A 1914-1915 appropriation of $1,100,000 provided the initial funding for the construction by the Department of Public Works of the breakwater and two concrete piers at Ogden Point. The rubble mound breakwater has a length of 2,500 feet and is capped with granite blocks and a concrete superstructure. The two concrete piers were originally about 800 feet long and 250 feet wide, with a clearance between them of 300 feet.
Ogden Point was named after Peter Skene Ogden (1793 – 1854), a fur trader and explorer employed by the Hudson Bay Company. Roughly 10,000 granite blocks, weighing together over a million tons, were quarried at Hardy Island and shipped to Victoria for use in the breakwater. Completed in 1916, Ogden Point Breakwater was marked the following year by a square, white pyramidal concrete tower that displayed an occulting white light at a height of forty feet above high water. Messrs. Parfitt Brothers erected the tower at a contract price of $1,655, and an unwatched acetylene beacon originally provided the light.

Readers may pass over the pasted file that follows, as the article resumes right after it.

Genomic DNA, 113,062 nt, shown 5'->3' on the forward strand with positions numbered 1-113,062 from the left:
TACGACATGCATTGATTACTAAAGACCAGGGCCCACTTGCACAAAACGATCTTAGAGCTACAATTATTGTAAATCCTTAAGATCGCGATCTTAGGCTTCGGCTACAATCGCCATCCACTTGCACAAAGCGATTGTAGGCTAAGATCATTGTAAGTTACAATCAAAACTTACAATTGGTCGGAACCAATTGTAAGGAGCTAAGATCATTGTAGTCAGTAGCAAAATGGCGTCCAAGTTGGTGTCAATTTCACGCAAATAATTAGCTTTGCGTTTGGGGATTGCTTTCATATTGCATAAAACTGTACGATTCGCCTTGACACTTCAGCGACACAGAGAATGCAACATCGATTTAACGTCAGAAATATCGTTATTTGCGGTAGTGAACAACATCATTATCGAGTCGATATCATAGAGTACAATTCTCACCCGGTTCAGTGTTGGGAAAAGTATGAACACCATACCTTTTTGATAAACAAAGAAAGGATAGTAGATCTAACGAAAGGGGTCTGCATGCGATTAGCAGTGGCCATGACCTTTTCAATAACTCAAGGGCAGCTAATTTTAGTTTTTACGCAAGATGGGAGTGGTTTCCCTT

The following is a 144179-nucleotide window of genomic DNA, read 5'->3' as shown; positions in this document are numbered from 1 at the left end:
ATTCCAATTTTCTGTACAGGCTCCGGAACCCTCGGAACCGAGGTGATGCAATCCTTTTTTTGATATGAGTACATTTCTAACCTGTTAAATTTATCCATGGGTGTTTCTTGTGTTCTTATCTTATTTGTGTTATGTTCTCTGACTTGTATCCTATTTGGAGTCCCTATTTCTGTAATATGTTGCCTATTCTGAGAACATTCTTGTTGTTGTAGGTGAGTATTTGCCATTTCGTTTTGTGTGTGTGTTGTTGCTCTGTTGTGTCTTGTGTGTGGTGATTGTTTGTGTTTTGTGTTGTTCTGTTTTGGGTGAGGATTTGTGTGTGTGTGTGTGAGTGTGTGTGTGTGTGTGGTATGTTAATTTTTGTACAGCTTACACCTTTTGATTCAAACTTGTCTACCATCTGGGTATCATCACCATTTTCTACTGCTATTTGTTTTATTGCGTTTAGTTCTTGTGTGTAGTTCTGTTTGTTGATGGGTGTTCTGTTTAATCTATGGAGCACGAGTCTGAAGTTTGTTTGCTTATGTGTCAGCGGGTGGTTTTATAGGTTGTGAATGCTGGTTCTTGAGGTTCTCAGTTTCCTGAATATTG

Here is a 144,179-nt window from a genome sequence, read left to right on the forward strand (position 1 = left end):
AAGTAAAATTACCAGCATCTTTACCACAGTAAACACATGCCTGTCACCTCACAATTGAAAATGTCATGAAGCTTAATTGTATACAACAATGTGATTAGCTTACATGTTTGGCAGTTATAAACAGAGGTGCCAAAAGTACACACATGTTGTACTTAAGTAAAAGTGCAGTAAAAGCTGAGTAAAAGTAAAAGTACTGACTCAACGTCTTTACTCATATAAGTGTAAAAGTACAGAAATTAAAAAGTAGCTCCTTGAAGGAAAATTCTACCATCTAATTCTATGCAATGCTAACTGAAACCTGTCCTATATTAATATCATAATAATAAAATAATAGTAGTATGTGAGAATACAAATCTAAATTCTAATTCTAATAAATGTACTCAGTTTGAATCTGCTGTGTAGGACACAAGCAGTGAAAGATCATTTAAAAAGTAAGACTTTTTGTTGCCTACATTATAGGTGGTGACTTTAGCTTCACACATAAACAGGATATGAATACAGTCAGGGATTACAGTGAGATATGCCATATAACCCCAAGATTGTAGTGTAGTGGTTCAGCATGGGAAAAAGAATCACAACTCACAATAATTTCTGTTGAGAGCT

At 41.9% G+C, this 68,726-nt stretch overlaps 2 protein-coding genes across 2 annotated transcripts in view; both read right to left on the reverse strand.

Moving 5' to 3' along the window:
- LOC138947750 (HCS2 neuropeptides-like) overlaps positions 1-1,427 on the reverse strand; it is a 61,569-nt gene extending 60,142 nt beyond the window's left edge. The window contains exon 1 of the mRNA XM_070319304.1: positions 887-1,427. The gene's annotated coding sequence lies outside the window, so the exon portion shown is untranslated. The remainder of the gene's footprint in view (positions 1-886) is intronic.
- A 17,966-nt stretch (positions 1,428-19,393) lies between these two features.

An electrically operated fog alarm was installed on the breakwater in 1919, and in 1926 a cable was laid to supply the needed electricity from shore.
Over the years, the piers at Ogden Point, which were serviced by railway at one time, have been home to a grain terminal, a fish processing and cold storage plant, and a ferry terminal. Various lumber companies also shipped their goods from the piers. Today, a heliport and horse-drawn carriages operate from the piers, but the most visible customers are the mammoth cruise ships that regularly call at the port during the summer months. Cruise ships log over 200 visits to Ogden Point each year, bringing over 400,000 visitors to picturesque Victoria.
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